DISCUSSION

  1. Top of page
  2. Abstract
  3. INTRODUCTION
  4. METHODS
  5. RESULTS
  6. DISCUSSION
  7. ACKNOWLEDGMENTS
  8. REFERENCES
  9. Supporting Information

To our knowledge, this study presents the first evaluation of the clinical utility of a comprehensive prenatal genetic clinical decision support system in real world clinical practice. We found areas of practice where performance improved during the PHP implementation period, and areas where practice did not change, suggesting factors beyond the PHP influencing genomic risk documentation and counseling. Additionally, for a given performance measure, we observed improvement at some sites and not others.

To our knowledge, this study presents the first evaluation of the clinical utility of a comprehensive prenatal genetic clinical decision support system in real world clinical practice. We found areas of practice where performance improved during the PHP implementation period, and areas where practice did not change, suggesting factors beyond the PHP influencing genomic risk documentation and counseling.

FHH documentation had significant improvement in three sites, with all sites showing documentation of FHH in over 97% of charts. These findings are consistent with other studies that demonstrate electronic FHH tools can improve FHH documentation. Baer et al. [2013] evaluated the implementation of a web-based risk appraisal tool that collected FHH about specific cancers and cardiovascular conditions and made the data available in the EHR with CDS for screening. Intervention patients were more likely to have documentation of cancer FHH compared to controls (2% vs. 0.6%; OR 4.3). Scheuner et al. [2014] developed a cancer genetics toolkit that included an EHR reminder to collect FHH; documentation improved by 10% from a baseline of 26.6% [Scheuner et al., 2014]. Our definition of a 3-generation FHH (documentation of at least one individual in three generations) in this evaluation was very conservative and did not describe the horizontal depth of the FHH (inclusion of siblings, aunts, uncles), or additional detail generally recommended for comprehensive collection and risk assessment (e.g., affected and unaffected relatives, age of onset of disease). Powell and colleagues recently published proposed quality indicators necessary for accurate primary care FHH risk assessment. Powell et al. [2013] determined that while almost all of the 390 charts analyzed included some mention of FHH, only 4% included sufficient FHH data to support comprehensive risk assessment and recommended development of electronic CDS tools that can efficiently and effectively aid the provider to collect FHH and assess risk. These quality indicators are more detailed than the FHH and race and ancestry performance measures used in this study and could be considered in future evaluations of the PHP. Other studies demonstrate 27–40% of primary care charts with FHH documented at baseline [Acheson et al., 2000; Scheuner et al., 2014]. The PHP's ability to improve upon FHH documentation in the prenatal setting overcomes a significant barrier to FHH implementation—collecting clinically useful FHH data—and can enable providers to detect inherited risks, as recommended by ACOG [2011b].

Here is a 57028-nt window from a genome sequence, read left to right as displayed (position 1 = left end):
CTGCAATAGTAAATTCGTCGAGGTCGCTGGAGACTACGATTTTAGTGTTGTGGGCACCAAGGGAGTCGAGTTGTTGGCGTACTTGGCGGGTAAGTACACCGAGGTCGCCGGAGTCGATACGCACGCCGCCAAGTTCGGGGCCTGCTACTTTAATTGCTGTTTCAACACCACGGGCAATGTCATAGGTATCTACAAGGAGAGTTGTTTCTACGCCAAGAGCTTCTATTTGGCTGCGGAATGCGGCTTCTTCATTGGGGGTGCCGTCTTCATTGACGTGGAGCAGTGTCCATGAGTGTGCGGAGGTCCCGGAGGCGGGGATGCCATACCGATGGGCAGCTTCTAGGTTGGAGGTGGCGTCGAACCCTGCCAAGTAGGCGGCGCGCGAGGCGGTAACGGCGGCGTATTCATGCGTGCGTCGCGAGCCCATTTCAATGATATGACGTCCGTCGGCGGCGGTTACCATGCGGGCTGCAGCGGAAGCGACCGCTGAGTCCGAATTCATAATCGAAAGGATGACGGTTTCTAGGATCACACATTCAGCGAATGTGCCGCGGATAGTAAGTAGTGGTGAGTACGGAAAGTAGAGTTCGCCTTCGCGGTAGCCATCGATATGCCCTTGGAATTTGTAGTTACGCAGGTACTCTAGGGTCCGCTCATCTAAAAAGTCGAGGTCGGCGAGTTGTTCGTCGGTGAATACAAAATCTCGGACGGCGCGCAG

To our knowledge, ours is the first study that systematically compared race, ethnicity, and ancestry documentation pre-implementation to implementation. We demonstrated the PHP improved documentation of patient and FOB race and ancestry and identified more patients at higher ethnicity-based risk for conditions such as hemoglobinopathies in the majority of sites. This ethnicity-based screening can add value to the prenatal clinic where screening members of certain populations for a specific genetic condition, such as Tay–Sachs disease, sickle-cell disease, and thalassemia, has become standard of care in clinical practice [ACOG, 2005, 2007]. Furthermore, such systematic documentation of race, ethnicity, and ancestry data has potential utility in other areas of medicine such as pharmacogenomics where a specific genomic assessment may be offered to patients of certain ancestries [Yip et al., 2012].